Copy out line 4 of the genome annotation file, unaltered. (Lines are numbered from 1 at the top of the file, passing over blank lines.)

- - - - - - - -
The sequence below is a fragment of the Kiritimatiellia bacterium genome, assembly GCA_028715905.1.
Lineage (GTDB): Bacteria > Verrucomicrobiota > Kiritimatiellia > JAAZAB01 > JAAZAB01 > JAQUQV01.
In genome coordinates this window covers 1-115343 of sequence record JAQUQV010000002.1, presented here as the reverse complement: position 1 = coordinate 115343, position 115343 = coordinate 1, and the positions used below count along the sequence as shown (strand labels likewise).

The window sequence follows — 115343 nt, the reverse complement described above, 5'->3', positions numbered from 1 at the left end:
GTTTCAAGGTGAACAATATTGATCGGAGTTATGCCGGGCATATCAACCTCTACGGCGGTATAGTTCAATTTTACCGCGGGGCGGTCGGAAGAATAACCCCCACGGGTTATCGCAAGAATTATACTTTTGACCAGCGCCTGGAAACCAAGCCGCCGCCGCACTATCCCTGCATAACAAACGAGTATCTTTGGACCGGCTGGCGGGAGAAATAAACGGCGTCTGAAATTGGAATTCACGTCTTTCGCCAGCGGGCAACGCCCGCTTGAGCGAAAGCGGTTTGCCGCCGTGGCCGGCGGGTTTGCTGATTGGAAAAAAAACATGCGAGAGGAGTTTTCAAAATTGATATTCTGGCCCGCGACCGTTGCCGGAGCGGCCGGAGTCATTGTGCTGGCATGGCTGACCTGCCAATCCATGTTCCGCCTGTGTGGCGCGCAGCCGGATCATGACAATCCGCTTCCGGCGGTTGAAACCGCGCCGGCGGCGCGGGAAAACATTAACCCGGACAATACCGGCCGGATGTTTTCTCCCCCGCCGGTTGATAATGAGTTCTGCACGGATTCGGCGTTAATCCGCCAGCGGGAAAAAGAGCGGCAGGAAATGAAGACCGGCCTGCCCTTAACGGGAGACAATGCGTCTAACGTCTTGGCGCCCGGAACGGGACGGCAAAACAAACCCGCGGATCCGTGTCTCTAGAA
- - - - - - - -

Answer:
The window sequence follows — 115343 nt, the reverse complement described above, 5'->3', positions numbered from 1 at the left end: